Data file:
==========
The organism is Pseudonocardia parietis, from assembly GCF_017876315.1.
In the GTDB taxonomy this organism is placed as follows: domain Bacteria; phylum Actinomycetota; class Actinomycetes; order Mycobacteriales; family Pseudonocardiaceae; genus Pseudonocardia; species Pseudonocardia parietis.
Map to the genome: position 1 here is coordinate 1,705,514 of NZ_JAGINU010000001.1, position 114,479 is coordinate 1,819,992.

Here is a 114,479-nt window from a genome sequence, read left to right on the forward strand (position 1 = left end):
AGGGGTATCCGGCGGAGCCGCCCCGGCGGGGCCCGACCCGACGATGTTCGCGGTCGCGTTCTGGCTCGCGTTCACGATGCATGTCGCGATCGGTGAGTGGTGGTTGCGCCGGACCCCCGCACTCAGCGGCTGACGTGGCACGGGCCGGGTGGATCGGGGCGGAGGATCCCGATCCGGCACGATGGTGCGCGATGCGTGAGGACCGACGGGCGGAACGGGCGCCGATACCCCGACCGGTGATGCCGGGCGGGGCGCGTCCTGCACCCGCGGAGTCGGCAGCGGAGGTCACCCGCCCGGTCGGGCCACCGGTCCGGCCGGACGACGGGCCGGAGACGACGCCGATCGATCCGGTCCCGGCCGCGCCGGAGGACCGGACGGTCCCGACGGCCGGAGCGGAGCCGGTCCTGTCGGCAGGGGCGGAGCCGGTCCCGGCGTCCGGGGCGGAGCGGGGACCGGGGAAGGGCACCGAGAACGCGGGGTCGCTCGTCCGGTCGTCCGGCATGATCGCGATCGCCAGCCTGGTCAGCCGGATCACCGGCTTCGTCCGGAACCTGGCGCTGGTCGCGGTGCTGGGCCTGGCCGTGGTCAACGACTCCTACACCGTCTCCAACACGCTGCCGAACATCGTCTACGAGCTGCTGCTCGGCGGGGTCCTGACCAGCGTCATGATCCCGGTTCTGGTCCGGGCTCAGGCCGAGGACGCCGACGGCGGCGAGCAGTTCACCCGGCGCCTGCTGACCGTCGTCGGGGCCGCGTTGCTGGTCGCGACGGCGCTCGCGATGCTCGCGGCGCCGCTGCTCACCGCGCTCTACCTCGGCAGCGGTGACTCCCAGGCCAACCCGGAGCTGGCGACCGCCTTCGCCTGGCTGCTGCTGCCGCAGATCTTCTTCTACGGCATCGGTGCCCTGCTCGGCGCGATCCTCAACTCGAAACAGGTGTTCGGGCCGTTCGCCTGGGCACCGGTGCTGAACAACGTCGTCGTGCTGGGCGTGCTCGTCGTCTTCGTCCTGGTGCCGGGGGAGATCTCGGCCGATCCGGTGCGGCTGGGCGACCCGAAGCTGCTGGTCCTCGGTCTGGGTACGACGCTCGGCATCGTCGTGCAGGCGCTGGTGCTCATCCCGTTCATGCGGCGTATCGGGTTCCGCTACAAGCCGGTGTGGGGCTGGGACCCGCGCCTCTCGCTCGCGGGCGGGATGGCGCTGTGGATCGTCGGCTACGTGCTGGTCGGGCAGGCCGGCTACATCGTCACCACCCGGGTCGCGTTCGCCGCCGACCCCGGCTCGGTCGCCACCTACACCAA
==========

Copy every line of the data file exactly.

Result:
The organism is Pseudonocardia parietis, from assembly GCF_017876315.1.
In the GTDB taxonomy this organism is placed as follows: domain Bacteria; phylum Actinomycetota; class Actinomycetes; order Mycobacteriales; family Pseudonocardiaceae; genus Pseudonocardia; species Pseudonocardia parietis.
Map to the genome: position 1 here is coordinate 1,705,514 of NZ_JAGINU010000001.1, position 114,479 is coordinate 1,819,992.

Here is a 114,479-nt window from a genome sequence, read left to right on the forward strand (position 1 = left end):
AGGGGTATCCGGCGGAGCCGCCCCGGCGGGGCCCGACCCGACGATGTTCGCGGTCGCGTTCTGGCTCGCGTTCACGATGCATGTCGCGATCGGTGAGTGGTGGTTGCGCCGGACCCCCGCACTCAGCGGCTGACGTGGCACGGGCCGGGTGGATCGGGGCGGAGGATCCCGATCCGGCACGATGGTGCGCGATGCGTGAGGACCGACGGGCGGAACGGGCGCCGATACCCCGACCGGTGATGCCGGGCGGGGCGCGTCCTGCACCCGCGGAGTCGGCAGCGGAGGTCACCCGCCCGGTCGGGCCACCGGTCCGGCCGGACGACGGGCCGGAGACGACGCCGATCGATCCGGTCCCGGCCGCGCCGGAGGACCGGACGGTCCCGACGGCCGGAGCGGAGCCGGTCCTGTCGGCAGGGGCGGAGCCGGTCCCGGCGTCCGGGGCGGAGCGGGGACCGGGGAAGGGCACCGAGAACGCGGGGTCGCTCGTCCGGTCGTCCGGCATGATCGCGATCGCCAGCCTGGTCAGCCGGATCACCGGCTTCGTCCGGAACCTGGCGCTGGTCGCGGTGCTGGGCCTGGCCGTGGTCAACGACTCCTACACCGTCTCCAACACGCTGCCGAACATCGTCTACGAGCTGCTGCTCGGCGGGGTCCTGACCAGCGTCATGATCCCGGTTCTGGTCCGGGCTCAGGCCGAGGACGCCGACGGCGGCGAGCAGTTCACCCGGCGCCTGCTGACCGTCGTCGGGGCCGCGTTGCTGGTCGCGACGGCGCTCGCGATGCTCGCGGCGCCGCTGCTCACCGCGCTCTACCTCGGCAGCGGTGACTCCCAGGCCAACCCGGAGCTGGCGACCGCCTTCGCCTGGCTGCTGCTGCCGCAGATCTTCTTCTACGGCATCGGTGCCCTGCTCGGCGCGATCCTCAACTCGAAACAGGTGTTCGGGCCGTTCGCCTGGGCACCGGTGCTGAACAACGTCGTCGTGCTGGGCGTGCTCGTCGTCTTCGTCCTGGTGCCGGGGGAGATCTCGGCCGATCCGGTGCGGCTGGGCGACCCGAAGCTGCTGGTCCTCGGTCTGGGTACGACGCTCGGCATCGTCGTGCAGGCGCTGGTGCTCATCCCGTTCATGCGGCGTATCGGGTTCCGCTACAAGCCGGTGTGGGGCTGGGACCCGCGCCTCTCGCTCGCGGGCGGGATGGCGCTGTGGATCGTCGGCTACGTGCTGGTCGGGCAGGCCGGCTACATCGTCACCACCCGGGTCGCGTTCGCCGCCGACCCCGGCTCGGTCGCCACCTACACCAA